We noticed several swarm cells on the frames, supporting the signs that they were planning to swarm. We also saw this capped supersedure cell, a sign that the hive either doesn’t have a queen, or the bees want to replace an unproductive queen:

Queen cell

Another cam shot, of me adding the second box to the hive:

Adding the box

The new hive is the cedar (aka Flow) hive on the left. To give them more room, we added Flow honey supers to both hives, though they probably won’t use them for a while, since they need to rebuild from the split. But having plenty of room will further reduce the chances of swarming:



So now we have the cedar and yellow hives from that split, each with Flow supers, plus the purple hive that’ll probably be ready for a honey super soon, a weak orange hive, and defunct hot pink hive:


We’ll be getting a couple of nucs in just over a week to replace the hot pink hive, and have ordered new hive components for a sixth hive, which will go between the purple and yellow ones.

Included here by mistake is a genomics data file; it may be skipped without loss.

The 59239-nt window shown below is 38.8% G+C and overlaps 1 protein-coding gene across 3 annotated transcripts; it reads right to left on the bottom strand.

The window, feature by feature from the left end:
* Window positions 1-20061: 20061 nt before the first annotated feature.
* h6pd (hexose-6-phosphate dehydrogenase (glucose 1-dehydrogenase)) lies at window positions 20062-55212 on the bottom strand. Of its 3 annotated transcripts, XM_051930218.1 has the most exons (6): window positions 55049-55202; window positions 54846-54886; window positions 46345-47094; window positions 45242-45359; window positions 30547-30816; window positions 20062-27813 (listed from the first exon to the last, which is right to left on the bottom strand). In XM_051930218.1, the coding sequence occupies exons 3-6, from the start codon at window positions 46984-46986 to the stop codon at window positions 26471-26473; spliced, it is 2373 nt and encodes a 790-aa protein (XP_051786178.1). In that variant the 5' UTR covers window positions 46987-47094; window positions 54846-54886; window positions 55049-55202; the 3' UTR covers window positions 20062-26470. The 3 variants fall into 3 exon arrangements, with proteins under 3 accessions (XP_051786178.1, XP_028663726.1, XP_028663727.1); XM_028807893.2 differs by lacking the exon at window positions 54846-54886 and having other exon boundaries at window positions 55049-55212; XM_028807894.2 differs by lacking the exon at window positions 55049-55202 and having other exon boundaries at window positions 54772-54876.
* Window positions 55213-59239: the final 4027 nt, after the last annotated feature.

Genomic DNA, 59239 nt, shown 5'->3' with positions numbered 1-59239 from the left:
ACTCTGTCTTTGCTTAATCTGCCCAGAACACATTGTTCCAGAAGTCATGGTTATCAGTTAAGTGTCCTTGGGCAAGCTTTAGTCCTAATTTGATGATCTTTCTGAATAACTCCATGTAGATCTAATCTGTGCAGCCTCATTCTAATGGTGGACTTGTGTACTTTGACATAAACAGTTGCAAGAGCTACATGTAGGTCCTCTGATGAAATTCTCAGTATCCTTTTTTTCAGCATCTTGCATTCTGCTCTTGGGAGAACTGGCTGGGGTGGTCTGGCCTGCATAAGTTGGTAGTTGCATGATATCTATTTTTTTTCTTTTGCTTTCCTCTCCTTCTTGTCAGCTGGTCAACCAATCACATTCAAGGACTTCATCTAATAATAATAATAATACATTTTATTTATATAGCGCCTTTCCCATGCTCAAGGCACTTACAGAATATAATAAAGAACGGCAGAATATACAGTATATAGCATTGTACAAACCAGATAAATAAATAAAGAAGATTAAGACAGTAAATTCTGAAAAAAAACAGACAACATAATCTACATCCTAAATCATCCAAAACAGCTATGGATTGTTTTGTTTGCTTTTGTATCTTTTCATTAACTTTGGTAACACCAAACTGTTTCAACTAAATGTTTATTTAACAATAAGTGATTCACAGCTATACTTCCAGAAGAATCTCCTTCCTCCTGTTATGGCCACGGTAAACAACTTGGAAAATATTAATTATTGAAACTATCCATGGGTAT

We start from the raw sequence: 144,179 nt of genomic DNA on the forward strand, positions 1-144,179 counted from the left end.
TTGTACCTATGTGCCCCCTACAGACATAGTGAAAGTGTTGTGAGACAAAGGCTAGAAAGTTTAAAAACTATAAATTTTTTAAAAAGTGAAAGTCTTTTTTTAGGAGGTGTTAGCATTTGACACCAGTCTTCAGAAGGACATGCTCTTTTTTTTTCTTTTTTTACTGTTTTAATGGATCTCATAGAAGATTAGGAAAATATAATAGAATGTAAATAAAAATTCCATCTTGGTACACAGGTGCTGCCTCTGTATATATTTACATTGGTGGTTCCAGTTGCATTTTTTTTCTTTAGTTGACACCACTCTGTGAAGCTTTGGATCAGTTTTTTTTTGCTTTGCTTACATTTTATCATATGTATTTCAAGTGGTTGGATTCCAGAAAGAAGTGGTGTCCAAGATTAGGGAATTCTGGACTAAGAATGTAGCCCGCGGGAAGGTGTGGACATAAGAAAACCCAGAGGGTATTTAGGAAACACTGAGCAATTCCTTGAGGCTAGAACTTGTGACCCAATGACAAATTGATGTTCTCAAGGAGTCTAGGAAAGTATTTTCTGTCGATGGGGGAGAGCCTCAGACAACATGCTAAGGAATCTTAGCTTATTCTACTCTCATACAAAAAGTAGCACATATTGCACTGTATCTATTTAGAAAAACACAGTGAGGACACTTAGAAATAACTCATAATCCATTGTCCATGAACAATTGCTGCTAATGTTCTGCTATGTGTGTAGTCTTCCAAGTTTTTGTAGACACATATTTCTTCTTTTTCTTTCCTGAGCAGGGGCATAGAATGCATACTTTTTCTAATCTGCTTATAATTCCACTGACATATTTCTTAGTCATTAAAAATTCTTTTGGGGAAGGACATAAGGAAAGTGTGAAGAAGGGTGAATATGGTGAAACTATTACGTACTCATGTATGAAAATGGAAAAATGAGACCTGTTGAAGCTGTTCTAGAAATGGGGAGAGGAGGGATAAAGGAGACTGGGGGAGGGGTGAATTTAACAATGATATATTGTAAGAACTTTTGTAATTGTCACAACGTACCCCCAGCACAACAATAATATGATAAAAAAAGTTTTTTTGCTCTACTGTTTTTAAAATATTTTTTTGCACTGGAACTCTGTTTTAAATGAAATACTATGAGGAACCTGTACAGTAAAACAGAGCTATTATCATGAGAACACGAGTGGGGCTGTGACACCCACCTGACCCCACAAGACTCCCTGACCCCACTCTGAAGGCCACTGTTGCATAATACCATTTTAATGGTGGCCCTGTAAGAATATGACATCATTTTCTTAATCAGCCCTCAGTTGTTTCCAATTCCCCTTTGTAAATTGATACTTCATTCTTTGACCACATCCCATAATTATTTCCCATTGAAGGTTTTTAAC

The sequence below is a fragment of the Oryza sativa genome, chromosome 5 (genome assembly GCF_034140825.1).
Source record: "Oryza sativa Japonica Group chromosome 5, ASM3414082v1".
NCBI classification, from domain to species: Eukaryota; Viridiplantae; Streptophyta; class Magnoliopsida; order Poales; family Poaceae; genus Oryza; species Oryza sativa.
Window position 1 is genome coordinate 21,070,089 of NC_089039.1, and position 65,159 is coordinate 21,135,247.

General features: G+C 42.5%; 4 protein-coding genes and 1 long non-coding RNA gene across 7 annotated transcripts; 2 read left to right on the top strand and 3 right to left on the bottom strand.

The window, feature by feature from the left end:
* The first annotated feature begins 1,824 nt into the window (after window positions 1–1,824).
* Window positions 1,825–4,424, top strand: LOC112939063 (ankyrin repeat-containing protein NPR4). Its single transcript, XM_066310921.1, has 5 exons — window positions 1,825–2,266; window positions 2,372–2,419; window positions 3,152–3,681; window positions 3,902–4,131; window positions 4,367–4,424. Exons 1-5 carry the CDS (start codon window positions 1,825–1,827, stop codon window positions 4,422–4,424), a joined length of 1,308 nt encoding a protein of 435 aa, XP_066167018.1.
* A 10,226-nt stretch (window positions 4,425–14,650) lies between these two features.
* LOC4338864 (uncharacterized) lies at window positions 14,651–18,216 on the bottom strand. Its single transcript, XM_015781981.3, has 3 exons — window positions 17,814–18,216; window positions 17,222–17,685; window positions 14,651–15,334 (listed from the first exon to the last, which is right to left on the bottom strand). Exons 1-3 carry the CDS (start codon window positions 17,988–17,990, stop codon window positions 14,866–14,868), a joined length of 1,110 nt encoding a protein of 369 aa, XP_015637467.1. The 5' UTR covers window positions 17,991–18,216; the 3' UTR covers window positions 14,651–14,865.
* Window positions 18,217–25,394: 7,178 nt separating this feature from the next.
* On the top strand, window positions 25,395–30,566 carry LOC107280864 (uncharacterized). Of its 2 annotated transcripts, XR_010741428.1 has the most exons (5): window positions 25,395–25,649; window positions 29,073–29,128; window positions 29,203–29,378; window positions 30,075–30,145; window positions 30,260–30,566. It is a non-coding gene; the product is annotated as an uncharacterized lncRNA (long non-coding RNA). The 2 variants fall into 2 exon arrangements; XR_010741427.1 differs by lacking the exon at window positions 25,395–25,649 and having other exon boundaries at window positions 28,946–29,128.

Later in the day, the yellow hive has normal activity, about the same level as the purple hive:


The cedar hive was relatively quiet, which is expected, since they need to get used to their new home; hopefully they’ll settle in and resume normal activities soon:


Finally, a cam shot of sunrise behind the hives this morning:

Sunrise behind hives

All going well, we’ll inspect again in about 10 days, probably as part of adding the two new nucs.

Third beehive inspection of 2020

Another inspection of the beehives, following up to last week.

Firstly, a peek at the bottom of the feeder removed last week, now with fewer bees on it:


A closer look; you can see a queen cup, and some bees further down, which have since departed:

Feeder closer